During the study period, the Taiwan National Health Bureau would only reimburse initial statin prescriptions for stroke patients if the total cholesterol was ≥200 mg/dL or the low‐density lipoprotein (LDL)‐cholesterol was ≥130 mg/dL. Furthermore, it was recommended that statins be discontinued or reduced in intensity once goal cholesterol levels were reached (total cholesterol <160 mg/dL or LDL‐cholesterol <100 mg/dL). To explore the effect of statin discontinuation or statin dose reduction in the chronic poststroke period, we assessed patients receiving high‐intensity or moderate‐intensity statin therapy within 90 days after discharge for the index stroke. The 2013 ACC/AHA guideline recommended initiation of a high‐intensity statin in patients with clinical atherosclerotic cardiovascular diseases (eg, stroke) aged ≤75 years and moderate‐intensity statin in patients aged >75 years.3 Therefore, we did not enroll patients on a low‐intensity statin at the start of the study. Statin intensity was defined based on 2013 ACC/AHA guidelines on the treatment of blood cholesterol to reduce atherosclerotic cardiovascular risk in adults.3 For a daily dose lowering LDL‐cholesterol by ≥50%, atorvastatin 40 to 80 mg or rosuvastatin 20 to 40 mg was categorized as high‐intensity statin therapy. For a daily dose lowering LDL‐cholesterol by 30% to <50%, atorvastatin 10 to 20 mg, rosuvastatin 5 to 10 mg, simvastatin 20 mg to 40 mg, pravastatin 40 to 80 mg, lovastatin 40 mg, fluvastatin 80 mg, or pitavastatin 2 to 4 mg was categorized as moderate‐intensity statin therapy. For a daily dose lowering LDL‐cholesterol by <30%, simvastatin 10 mg, pravastatin 10 to 20 mg, lovastatin 20 mg, fluvastatin 20 to 40 mg, or pitavastatin 1 mg was categorized as low‐intensity statin therapy. Patients receiving the combination of low‐intensity statin with ezetimibe were regarded as receiving moderate‐intensity statin therapy. Patients receiving the combination of moderate‐intensity statin with ezetimibe were regarded as receiving high‐intensity statin therapy. We then categorized these patients into 3 groups. The statin‐discontinuation group was defined as patients not receiving any statin between day 91 and day 180 after discharge. The statin‐reduced group was defined as patients receiving low‐intensity statin therapy or changing their medication from high‐intensity statin to moderate‐intensity statin between day 91 and day 180 after discharge. The statin‐maintained group was defined as patients receiving high‐intensity or moderate‐intensity statin therapy between day 91 and day 180 after discharge. Because use of an oral anticoagulant, rather than statin therapy, is the major factor affecting risk of recurrent stroke for ischemic stroke patients with atrial fibrillation, we excluded patients with atrial fibrillation from this study. Because antiplatelet therapy is a standard therapy for secondary stroke prevention in ischemic stroke patients without atrial fibrillation, patients who did not receive antiplatelet therapy within 90 days or between day 91 and day 180 after discharge were excluded. We also excluded patients with end‐stage renal disease and having recurrent stroke within 180 days of discharge from index stroke. The study population was followed from day 181 after index stroke discharge to the date of recurrent stroke (code 430‐432, 433.X1, 434.X1, or 436), death, or 1 year from day 181 (ie, 545 days after discharge), whichever came first. Recurrent stroke events were identified only if patients received brain computed tomography and/or magnetic resonance imaging during hospitalization for recurrent stroke or within 7 days before hospitalization at an outpatient or emergency department. The requirement for imaging served to exclude stroke patients who were hospitalized solely for rehabilitation during the chronic stage.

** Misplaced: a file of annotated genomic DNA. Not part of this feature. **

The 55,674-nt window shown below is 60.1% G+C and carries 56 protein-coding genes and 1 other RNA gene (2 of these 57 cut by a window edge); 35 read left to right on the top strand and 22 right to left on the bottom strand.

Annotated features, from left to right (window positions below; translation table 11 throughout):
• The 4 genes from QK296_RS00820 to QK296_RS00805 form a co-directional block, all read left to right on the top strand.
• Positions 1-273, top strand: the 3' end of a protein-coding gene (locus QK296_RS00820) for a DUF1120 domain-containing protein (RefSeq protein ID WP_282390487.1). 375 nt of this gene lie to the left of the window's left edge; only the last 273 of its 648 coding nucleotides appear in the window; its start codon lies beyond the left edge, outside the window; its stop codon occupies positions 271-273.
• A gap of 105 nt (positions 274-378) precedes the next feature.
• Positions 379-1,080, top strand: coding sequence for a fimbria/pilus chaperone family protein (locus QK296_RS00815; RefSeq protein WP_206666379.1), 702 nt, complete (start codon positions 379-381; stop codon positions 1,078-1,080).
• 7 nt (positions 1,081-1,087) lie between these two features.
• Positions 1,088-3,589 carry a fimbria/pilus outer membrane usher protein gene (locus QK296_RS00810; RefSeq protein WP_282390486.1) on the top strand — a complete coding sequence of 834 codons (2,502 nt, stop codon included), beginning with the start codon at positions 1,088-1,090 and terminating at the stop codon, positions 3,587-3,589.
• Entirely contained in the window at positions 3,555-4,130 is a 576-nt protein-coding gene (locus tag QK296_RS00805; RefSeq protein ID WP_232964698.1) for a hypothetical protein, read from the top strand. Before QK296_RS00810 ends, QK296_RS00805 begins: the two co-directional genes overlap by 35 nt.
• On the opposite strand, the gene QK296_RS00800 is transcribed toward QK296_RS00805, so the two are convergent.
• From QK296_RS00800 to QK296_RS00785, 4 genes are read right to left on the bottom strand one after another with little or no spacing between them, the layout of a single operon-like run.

We assessed the comorbidities considered to be potential confounding factors for computing the propensity score. These comorbidities were selected based on prior clinical knowledge about established risk factors for stroke recurrence, and the univariable analyses indicated an association with stroke recurrence in this particular study. In addition to age, sex, and stroke severity index, the comorbidities included in propensity score analysis were hypertension, diabetes mellitus, hyperlipidemia, ischemic heart disease, stroke history, chronic kidney disease, heart failure, chronic obstructive pulmonary disease, peripheral vascular disease, and sleep apnea. Comorbidities were identified using ICD‐9 codes based on coding of concomitant diagnoses during the index stroke hospitalization and on coding for all outpatient visits before the index stroke. Comorbidities from ICD‐9 codes in Taiwan NHIRD have been validated in a prior study,7 and the comorbidities that were considered in multivariable models are listed in Table 1. Potential factors or complications, such as myalgia, rhabdomyolysis, and memory/cognitive impairment, between day 91 and day 180 that may lead to statin discontinuation or reducing statin intensity were retrieved. Information on antihypertensive therapy in each group between day 91 and day 180 was also retrieved.
Main Outcome Measures
The primary outcome of this study was the first occurrence of recurrent stroke (ischemic or hemorrhagic). The secondary end points were all‐cause mortality, intracerebral hemorrhage (code 431), ischemic stroke, myocardial infarction (code 410), all major events (composite of ischemic and hemorrhagic stroke, myocardial infarction, and all‐cause mortality), and any hospitalization in the 1‐year follow‐up period (ie, 6 to 18 months after discharge from index stroke). All‐cause mortality analyzed included those that occurred during a rehospitalization. Data regarding deaths occurring without a hospitalization were not captured.